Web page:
The Value of Gratitude in Addiction Recovery
Content reviewed by Karen Rubenstein, LMFT, Chief Clinical Officer at Cliffside Malibu
The treatment and recovery journey from substance use requires persistence and commitment. For treatment to be effective, an individual must make the challenging decision to admit their loss of control over substance use and choose to receive professional treatment. While this may be the most challenging step in recovery for some, the first few weeks and months of treatment can present several obstacles for just about everyone in recovery. How does one stay positive and motivated during treatment when they are constantly facing these hardships? The answer lies in gratitude.
What is gratitude in addiction recovery?
Gratitude is the act of being thankful and appreciative. Gratitude is known to help individuals feel more positive emotions, especially during times of mental or emotional distress. Not only does gratitude encourage one to be present in the moment, but it also serves as a stress reduction tactic. Although gratitude may be a familiar concept, many people do not take advantage of the benefits it can have on overall health.
How can gratitude impact the recovery journey?
Individuals in addiction treatment may experience a rollercoaster of emotions throughout their recovery journey. Many people who struggle with their mental health and/or substance use disorder (SUD) will experience feelings of guilt, shame, resentment and regret throughout treatment.
This inner battle of emotions can surface from a combination of years of stigma and stereotypes of mental health conditions, dysfunction of important brain areas caused by substance use and a disoriented sense of self, which may have been caused or exacerbated by substance use. Still, these all-too-common negative feelings can keep individuals feeling “stuck” in recovery and cause them to question their worthiness of recovery altogether.
When individuals in recovery lack knowledge of important coping skills and resources for overcoming intrusive thoughts and emotions, they are more likely to relapse. Gratitude, then, becomes an incredibly valuable skill to learn and practice, as it can help one recognize the positive things in life. Even creating time to embrace or remember a joyful moment can help individuals in recovery realize that they are worthy and deserving of joy, which can motivate their participation and long-term commitment to recovery.
Ways to practice gratitude in addiction recovery
Practicing gratitude is easier said than done, especially for those who are new to the concept of gratitude. Still, there are endless ways that one can practice gratitude in recovery. Here are a few examples:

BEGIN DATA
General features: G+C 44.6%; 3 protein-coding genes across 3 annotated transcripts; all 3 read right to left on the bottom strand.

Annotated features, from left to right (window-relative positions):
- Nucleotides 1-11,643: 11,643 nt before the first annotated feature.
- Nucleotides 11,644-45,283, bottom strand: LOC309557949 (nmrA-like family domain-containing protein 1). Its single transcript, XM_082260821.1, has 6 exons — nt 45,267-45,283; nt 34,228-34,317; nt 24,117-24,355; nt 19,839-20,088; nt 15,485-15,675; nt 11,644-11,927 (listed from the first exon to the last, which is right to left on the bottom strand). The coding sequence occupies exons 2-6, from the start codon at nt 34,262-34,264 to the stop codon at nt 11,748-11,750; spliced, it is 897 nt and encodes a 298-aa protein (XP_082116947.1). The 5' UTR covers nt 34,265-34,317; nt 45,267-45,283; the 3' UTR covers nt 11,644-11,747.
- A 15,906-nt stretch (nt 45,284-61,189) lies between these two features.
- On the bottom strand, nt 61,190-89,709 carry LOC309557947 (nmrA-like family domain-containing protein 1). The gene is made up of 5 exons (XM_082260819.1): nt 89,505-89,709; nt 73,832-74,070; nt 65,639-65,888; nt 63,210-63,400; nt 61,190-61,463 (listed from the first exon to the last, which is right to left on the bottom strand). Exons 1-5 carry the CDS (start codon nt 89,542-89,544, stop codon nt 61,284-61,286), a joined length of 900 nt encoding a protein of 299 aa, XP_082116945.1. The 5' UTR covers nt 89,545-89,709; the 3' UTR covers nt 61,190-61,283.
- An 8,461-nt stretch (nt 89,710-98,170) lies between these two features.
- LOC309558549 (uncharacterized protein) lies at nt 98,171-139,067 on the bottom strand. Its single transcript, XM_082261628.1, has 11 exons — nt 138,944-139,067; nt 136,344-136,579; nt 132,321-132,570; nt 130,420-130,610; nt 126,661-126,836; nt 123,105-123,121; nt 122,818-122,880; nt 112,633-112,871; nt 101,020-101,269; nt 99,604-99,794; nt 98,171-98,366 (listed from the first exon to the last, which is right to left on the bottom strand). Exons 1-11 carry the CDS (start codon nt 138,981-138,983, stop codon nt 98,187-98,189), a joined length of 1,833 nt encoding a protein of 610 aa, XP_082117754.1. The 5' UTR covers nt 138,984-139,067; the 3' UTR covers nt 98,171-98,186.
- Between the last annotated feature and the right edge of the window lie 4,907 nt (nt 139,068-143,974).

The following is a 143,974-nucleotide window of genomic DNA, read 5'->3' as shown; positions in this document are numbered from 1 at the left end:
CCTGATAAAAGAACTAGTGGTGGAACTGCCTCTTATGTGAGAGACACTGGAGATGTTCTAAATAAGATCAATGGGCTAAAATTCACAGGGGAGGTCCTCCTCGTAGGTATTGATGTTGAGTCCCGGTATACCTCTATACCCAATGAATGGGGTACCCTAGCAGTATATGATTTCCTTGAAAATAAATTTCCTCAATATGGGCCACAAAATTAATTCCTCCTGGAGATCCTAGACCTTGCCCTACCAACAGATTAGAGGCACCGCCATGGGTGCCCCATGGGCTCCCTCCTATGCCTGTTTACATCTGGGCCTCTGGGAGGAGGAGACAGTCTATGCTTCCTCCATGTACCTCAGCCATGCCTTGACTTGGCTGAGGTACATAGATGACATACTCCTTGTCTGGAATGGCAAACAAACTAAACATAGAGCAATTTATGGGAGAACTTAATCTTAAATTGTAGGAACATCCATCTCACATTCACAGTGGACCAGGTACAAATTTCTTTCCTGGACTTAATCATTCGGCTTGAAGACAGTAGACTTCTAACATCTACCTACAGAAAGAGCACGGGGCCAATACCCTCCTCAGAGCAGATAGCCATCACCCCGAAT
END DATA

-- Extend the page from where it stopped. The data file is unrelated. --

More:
#1. Thank your support system.
Whether someone is new to treatment or has been in recovery for a while, a great way to practice gratitude is by thanking the family members, friends and professionals who have helped them get where they are today. More likely than not, recovering individuals are surrounded by a group of people who have all contributed to their recovery in some way. Create an opportunity to thank them for their love, support and encouragement.
It may be helpful to remember that everyone gives love and receives love in their own unique and preferred way. If an individual is familiar with the love language of their friend or family member, they can thank them using their love language. For example, some people receive love best through gifts, while others prefer quality time or words of affirmation. Individuals can be even more intentional with their gratitude by catering to their support systems’ preferred love languages.
#2. Start a gratitude journal.
Although journaling is certainly not for everyone, it can be a great motivator for personal growth. A gratitude journal can be anything one wants it to be. Individuals can write in it as often as they like. However, individuals are encouraged to utilize gratitude journals with consistency in how often and how much they write.
Gratitude journals can empower individuals in recovery to set aside intentional time for gratitude. For example, some people choose to write in a gratitude journal daily for five to 10 minutes. Because many people in treatment and recovery are busy with both recovery and general life activities, this short, scheduled time for gratitude can encourage mindfulness and presence.
#3. Volunteer in your community.
Gratitude does not always have to be directed toward someone the individual has an established relationship with. A great way to practice gratitude is by giving back or volunteering within one’s community. Volunteering serves as a reminder to be grateful for the little things, especially when people get caught up in their recovery. Similarly, volunteering can offer new perspectives on what one has to be grateful for, especially when they are struggling.
#4. Engage in self-care.
Another way that individuals can practice gratitude is through self-care. Gratitude is not always outward expression; individuals can show gratitude toward themselves and their inward progress. Self-care can include things like taking a nice bath, allowing oneself time to relax, spending time with people one cares about and doing things one enjoys. Learning how to engage in self-care regularly throughout treatment can aid in relapse prevention throughout long-term recovery.
Cliffside Malibu is an addiction treatment facility where the staff knows the power gratitude can have on short-term treatment and long-term recovery. We encourage gratitude practices throughout treatment for all of our patients. We can teach you the value that mindfulness can have on your healing journey. To learn more, call (855) 403-5641.